The Padres and the Mets, man. They want everyone. Good for them, I guess?
How this plays into today’s big trade to acquire Francisco Lindor and Carlos Carrasco, well, we’ll touch on that in a moment. First, the rumor, via USA Today:
[SEE UPDATE BELOW.]
The Mets acquired one of the top players in all of baseball, landing four-time All-Star shortstop Francisco Lindor, along with veteran starter Carlos Carrasco while sending shortstops Amed Rosario and Andres Gimenez, minor league pitcher Josh Wolf and outfielder Isaiah Greene to Cleveland.
Oh, the Mets still are also engaged with free-agent center fielder George Springer and free-agent closer Liam Hendriks, and have had recent trade talks with the Chicago Cubs for third baseman/outfielder Kris Bryant.
Sensing an opportunity to take advantage of a market that doesn’t really want any good players who make decent money, the Mets pounced on a low acquisition cost for Lindor and Carrasco, and why wouldn’t they try to do it with other players, too? Especially when your acquisition today was very much about winning in 2021 with a new owner and front office at the helm?
So, then, do I think the Lindor trade closes the door on Bryant? Well, not necessarily. The Mets might be MORE insistent on making additions now, and certainly the phrasing in the report suggests that’s the idea. Not to be too simplistic here, but Bryant and Lindor don’t, you know, play the same positions. (Also Bryant can play in the outfield if it comes to that.)
The Mets have also indicated that they prefer not to be dealing from their dwindling farm system right now, instead preferring to leverage their available dollars. Of course, like the Lindor-Carrasco trade, you could argue it *is* dollars that would be doing most of the work in a trade for Bryant. Sadly. So that also probably doesn’t close the door on a trade.
It’s not hard to conjure a trade fit here when you think about the Cubs’ likely inability to acquire a substantial impact return anyway, the Mets’ new GM (Jared Porter) having been in the Cubs’ front office, the Mets’ ability to take on salary with ease, and the possibility of moving around big league parts to make a trade work. That is to say, the two sides have a lot of possible angles available to put a trade together *IF* the Mets simply decided they wanted to absolutely max out on 2021 (and believed in a Bryant bounce-back). The Mets could put Bryant at third base, let Jeff McNeil go to second base, and could maybe move J.D. Davis in another deal (or back to the Cubs)? Or move another outfielder out? Dom Smith has to be too valuable at this point, right? There’s also the possibility that the universal DH can pop back up for the 2021 season, making the position player shuffling that much easier.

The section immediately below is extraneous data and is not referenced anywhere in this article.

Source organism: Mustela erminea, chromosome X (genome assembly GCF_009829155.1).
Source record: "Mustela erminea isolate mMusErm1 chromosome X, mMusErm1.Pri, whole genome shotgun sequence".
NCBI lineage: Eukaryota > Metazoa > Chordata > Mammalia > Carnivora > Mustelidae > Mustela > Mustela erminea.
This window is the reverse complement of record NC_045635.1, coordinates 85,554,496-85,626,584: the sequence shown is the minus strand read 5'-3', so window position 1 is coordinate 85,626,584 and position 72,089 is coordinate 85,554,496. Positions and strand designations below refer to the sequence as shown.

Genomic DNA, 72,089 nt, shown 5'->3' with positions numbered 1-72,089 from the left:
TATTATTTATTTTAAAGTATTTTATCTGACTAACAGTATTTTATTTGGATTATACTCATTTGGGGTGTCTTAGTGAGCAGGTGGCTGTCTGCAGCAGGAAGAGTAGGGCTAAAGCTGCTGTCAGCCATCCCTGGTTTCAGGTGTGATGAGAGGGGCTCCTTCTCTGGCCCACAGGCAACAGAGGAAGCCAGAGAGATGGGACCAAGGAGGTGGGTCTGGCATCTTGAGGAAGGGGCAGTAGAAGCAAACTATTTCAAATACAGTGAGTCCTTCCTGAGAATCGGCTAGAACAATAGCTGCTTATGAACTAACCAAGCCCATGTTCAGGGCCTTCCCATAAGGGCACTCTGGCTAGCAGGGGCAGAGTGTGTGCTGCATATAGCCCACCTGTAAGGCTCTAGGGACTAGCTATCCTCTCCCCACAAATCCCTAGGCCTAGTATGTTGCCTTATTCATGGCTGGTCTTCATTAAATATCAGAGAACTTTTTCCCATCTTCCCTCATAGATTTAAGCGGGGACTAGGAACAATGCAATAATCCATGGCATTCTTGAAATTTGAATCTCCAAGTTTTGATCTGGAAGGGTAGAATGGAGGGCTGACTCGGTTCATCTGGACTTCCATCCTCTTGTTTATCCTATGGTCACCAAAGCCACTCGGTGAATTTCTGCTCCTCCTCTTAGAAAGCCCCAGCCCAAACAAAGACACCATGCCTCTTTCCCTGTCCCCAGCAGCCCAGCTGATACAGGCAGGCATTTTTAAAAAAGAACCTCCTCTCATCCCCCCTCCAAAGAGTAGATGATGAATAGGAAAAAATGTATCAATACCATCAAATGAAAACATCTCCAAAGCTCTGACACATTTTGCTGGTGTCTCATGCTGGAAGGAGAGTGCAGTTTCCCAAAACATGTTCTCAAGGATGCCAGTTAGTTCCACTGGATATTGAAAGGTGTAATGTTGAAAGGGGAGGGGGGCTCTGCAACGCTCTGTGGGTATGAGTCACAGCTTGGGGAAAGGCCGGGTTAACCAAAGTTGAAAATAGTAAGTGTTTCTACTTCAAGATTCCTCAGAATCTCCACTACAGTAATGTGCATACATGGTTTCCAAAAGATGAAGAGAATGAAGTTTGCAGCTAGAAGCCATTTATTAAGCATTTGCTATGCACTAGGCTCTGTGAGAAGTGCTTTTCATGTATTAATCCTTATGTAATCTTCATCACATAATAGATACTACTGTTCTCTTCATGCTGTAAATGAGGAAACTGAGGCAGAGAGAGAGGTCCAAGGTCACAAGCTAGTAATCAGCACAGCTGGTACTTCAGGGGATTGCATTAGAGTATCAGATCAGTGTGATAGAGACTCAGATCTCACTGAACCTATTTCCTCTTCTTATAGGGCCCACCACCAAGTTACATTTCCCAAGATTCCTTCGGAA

Tricky to say how this could play out for the Mets, but it is true that third base (or second base (or DH)) is a spot where the Mets could add a big bat.
I guess my point is just that you can’t rule this out, given the new owner, the new front office, and the clear push in 2021 to take advantage of this market. The report doesn’t indicate mere “interest” or some other generic, internal thing like that. It says recent trade talks. As in, the two sides have actually talked about this. According to the report, anyway.
My other point would be a reminder that the Cubs do not want to eat salary in a Bryant deal (though maybe taking back a big league contract is different?), so if something did happen here, you would not want to expect an eye-popping trade return. That’s the reality.
UPDATE: The original USA Today article has been updated in a small but significant way. The key sentence now reads: “Meanwhile, the Mets still are engaged with free-agent closer Liam Hendriks and center fielder George Springer, and have had trade talks with the Chicago Cubs for third baseman Kris Bryant.”
Catch the difference? They removed the word “recent.” Let me suggest that you only ninja edit something like that where you published, and then a source contacts you to correct the record. That is to say, either the initial source misspoke or was misunderstood and then called to correct, or, after seeing the report, someone with the Mets or the Cubs called out to say, nope, wasn’t “recent.” That seems a pretty notable update – probably one that should’ve been made more obvious – since a whole lot has changed among the Cubs and Mets over the past, say, week and a half. If the trade talks were back in November, that’s one thing. If the trade talks were this week, well, that’s something else entirely.
UPDATE 2: Well, now there is a report out of New York that says there have been recent talks …